Started by Irons, November 22, 2018, 11:40:48 PM
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Quote from: Irons on November 22, 2018, 11:40:48 PMThis may have been tried in the past and sunk without trace.Is there any enthusiasm with forum members for a thread on not only the LP record but the music of the era they were produced? A platform to express all views, even if you cannot stand them (an understandable view).
Quote from: vandermolen on November 26, 2018, 12:54:39 AMI have kept some of my most treasured vinyls (Boult's EMI Vaughan Williams symphonies box for example) and occasionally buy an LP which meant a lot to me (Karajan's DGG recording of Honegger's 'Liturgique' Symphony for example). However, I need a new turntable as my daughter purloined my old one.
Quote from: Pohjolas Daughter on November 26, 2018, 01:07:21 PMI'm guessing that you're (secretly?) proud of her? PD
Quote from: Ghost of Baron Scarpia on November 26, 2018, 08:00:35 AMMercury has a special place in my heart. My father had the famous Mercury Living Presence recording of Tchaikovsky's 1812 Overture by Dorati (the stereo one). The LP had a peculiar sound that in not quite duplicated in the CD release. Probably the characteristics of the LP cutter and related electronics. But of course the CD brings more detail, and was prepared by the original record producer.For years I only knew what was written in the CD notes about the production technique, three omni directional microphones suspended over the orchestra, fed directly into a 3 channel tape deck. No modification of the recording rig or tinkering with the volume settings in the course of a performance. But in those days the dynamic range of the LP, and of the tape deck, was not sufficient to capture the dynamic range of an orchestra. Other labels, such as Decca, resorted to gain-riding. I recently came across an article by Richard Fine's son (I forget where) in which he describes more of the Mercury way. Apparently they worked with the conductor to create a performance that would conform the the limitations of the recording. If there was a quiet passage they would take care not to make it so quiet that it would be inaudible on the LP. They way they could get the recording on tape without engineering interference. You can say this is an interference with the conductor's art, but it seems more honest to me and I prefer it to the engineering solution of adjusting the recording volume to get the signal that they need.So maybe I've come up with something for your thread after all, and no vinyl was harmed in the creation of this post.
Quote from: Ghost of Baron Scarpia on November 27, 2018, 06:28:05 AMHere's a nice write-up of Mercuryhttps://www.stereophile.com/content/fine-art-mercury-living-presence-recordings
Quote from: david johnson on November 28, 2018, 12:20:51 AMThe lp brands I enjoyed back then (and now, occasionally) were London, Angel, DGG, some Mercury.
Quote from: Irons on November 28, 2018, 06:54:11 AMI'm guessing you are based in the US. London/Decca; are they the same quality (both pressed at the Decca factory at New Malden) argument has been going on for decades. Pretty obvious to me they are.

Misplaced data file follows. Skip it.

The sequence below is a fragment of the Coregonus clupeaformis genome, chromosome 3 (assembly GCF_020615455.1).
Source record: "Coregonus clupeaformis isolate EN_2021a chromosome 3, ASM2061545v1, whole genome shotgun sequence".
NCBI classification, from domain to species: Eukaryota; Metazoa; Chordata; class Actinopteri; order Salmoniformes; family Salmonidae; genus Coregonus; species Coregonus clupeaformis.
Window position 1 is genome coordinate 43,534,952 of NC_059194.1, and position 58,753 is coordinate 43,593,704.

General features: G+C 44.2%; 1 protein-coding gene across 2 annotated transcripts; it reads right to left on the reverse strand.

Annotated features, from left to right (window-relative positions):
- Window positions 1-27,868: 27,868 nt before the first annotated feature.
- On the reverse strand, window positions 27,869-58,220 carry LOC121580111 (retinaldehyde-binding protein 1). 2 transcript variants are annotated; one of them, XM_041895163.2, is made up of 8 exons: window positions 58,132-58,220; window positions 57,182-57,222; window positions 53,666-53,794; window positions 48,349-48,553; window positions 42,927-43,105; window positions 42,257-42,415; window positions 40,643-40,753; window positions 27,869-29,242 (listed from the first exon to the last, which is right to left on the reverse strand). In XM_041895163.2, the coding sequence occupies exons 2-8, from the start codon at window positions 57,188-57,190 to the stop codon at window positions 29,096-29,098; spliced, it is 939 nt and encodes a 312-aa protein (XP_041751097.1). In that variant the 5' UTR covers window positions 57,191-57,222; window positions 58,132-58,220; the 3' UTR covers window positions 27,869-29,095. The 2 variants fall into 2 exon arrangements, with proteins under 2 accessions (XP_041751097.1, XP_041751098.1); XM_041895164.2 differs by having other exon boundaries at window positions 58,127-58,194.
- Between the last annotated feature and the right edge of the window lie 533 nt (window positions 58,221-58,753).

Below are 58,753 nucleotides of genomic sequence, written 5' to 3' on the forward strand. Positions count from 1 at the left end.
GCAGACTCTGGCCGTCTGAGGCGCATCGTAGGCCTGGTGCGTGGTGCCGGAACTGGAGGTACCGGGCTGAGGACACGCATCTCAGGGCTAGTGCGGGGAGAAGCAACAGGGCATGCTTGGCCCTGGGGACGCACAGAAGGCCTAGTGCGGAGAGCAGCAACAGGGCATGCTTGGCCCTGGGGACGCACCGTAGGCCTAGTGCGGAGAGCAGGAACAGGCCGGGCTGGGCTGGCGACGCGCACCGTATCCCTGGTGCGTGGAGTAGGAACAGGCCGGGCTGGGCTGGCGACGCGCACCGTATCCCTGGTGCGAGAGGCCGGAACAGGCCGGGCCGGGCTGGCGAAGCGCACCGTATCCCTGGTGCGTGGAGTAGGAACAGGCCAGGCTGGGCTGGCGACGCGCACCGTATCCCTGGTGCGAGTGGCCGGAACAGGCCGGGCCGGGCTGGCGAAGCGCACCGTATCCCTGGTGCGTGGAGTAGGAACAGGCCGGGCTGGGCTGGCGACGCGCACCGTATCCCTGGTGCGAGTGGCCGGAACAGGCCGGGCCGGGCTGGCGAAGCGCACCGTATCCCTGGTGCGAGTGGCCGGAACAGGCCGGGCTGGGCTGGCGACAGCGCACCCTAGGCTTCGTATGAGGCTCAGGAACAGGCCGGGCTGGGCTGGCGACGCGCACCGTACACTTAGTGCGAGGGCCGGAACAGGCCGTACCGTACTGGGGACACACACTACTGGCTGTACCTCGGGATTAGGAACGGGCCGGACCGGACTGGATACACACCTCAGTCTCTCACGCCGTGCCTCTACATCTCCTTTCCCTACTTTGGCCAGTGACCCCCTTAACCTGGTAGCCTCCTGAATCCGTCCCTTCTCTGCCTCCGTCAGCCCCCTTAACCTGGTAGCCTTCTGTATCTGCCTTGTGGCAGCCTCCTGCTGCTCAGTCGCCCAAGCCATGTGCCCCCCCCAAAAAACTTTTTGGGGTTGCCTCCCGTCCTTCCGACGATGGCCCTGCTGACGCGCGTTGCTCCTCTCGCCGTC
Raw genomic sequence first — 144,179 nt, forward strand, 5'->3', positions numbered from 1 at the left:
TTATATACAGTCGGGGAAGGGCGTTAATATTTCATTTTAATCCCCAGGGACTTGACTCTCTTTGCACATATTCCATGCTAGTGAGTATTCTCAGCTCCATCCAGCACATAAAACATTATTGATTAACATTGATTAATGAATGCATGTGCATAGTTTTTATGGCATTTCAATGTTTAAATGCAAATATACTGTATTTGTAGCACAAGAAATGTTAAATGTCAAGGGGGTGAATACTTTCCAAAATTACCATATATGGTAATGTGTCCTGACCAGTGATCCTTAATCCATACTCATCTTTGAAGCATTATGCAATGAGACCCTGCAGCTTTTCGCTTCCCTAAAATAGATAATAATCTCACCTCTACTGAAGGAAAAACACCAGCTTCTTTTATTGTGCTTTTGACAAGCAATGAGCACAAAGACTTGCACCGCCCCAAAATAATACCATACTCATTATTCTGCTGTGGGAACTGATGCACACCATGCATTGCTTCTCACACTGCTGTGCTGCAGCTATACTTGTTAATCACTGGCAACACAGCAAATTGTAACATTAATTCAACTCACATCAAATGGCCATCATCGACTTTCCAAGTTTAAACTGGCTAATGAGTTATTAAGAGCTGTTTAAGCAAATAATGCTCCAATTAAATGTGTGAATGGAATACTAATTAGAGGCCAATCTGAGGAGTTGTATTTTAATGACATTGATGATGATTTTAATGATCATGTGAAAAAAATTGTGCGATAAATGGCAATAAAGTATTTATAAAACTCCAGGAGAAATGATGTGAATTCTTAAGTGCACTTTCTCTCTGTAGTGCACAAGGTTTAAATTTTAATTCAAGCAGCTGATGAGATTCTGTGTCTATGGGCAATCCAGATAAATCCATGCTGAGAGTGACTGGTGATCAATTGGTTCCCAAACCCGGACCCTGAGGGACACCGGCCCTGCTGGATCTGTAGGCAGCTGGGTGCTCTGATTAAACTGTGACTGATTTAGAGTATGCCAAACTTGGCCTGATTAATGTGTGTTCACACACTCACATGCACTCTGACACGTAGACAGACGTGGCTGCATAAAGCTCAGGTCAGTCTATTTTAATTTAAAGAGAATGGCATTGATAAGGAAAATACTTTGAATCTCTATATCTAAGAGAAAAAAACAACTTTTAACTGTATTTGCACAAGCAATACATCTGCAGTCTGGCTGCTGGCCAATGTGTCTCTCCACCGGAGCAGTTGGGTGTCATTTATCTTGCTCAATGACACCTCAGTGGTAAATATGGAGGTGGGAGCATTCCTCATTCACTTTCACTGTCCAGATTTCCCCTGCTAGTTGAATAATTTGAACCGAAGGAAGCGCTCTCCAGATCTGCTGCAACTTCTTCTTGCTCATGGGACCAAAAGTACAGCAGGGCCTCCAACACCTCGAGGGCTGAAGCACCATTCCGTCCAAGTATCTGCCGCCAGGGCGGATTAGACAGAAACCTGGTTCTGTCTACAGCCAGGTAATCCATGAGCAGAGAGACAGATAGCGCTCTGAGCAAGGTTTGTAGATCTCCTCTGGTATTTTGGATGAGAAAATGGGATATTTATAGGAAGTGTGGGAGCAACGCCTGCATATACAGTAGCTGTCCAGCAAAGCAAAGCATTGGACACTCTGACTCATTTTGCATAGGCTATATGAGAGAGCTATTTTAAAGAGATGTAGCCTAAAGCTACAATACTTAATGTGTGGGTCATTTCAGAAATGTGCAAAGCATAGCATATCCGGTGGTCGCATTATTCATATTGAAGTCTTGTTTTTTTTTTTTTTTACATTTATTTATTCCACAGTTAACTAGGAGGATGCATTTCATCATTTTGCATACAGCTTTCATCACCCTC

QuoteAmerican collectors are very critical of Angel, the US arm of EMI. I have not listened to an Angel pressing so cannot comment.
Quote from: Irons on November 28, 2018, 06:54:11 AMI'm guessing you are based in the US. London/Decca; are they the same quality (both pressed at the Decca factory at New Malden) argument has been going on for decades. Pretty obvious to me they are. American collectors are very critical of Angel, the US arm of EMI. I have not listened to an Angel pressing so cannot comment. In the 1990's thanks to TAS there was a massive surge of interest in Mercury "Living Presence" and RCA "Living Stereo" I got caught up in this myself. Not only US, but UK too, Reiner, Dorati and other conductors on their roster were superstars. After the death of Harry Pearson, interest waned. I still retain a great affection for both labels.
Quote from: Ghost of Baron Scarpia on November 28, 2018, 09:53:32 AMYou are not aware of the STS apocalypse. I don't know if it had the same name in the UK, but old Decca releases were sold in the US as "Stereo Treasury Series." They had covers on white background (a bit like Naxos art work) and they seemed to be the original Decca pressings, rebranded as bargain releases. They sounded fine, although they were probably a little dull because the pressing masters were so old. But around 1978 "London" started manufacturing them in the US, and the US pressings were horrible.
Quote from: Irons on November 29, 2018, 12:06:01 AMThanks. I didn't know that. As I mentioned earlier any history of a record company is a tangled mess that defies logic. What I know of the US market is sketchy at best. By your description STS could be the US version of "Ace of Diamonds" I would not describe them as dull though. In some cases the "Ace of Diamonds" reissues are better sonically then the SXL originals. One thing I have heard loud and clear across the Atlantic is that gold label Decca pressings are horrible. American Decca had no connection (historically they did) with the UK company and due to naming rights Decca were called "London" in the US. 1978 sounds about the time that the Decca factory in New Malden on the outskirts of London closed down. Production for the UK was switched to Holland.
Quote from: Daverz on November 29, 2018, 12:33:54 PMGlad to not have to worry about that sort of thing anymore.
Quote from: aligreto on December 01, 2018, 02:09:37 AMTwo well written posts, guys, with many sentiments echoing my own experiences; selling off the vinyl collection and equipment, investing in the new technology and ultimately reverting back many years later. I also still inhabit both media worlds and I only know of one friend who operates exclusively in vinyl.
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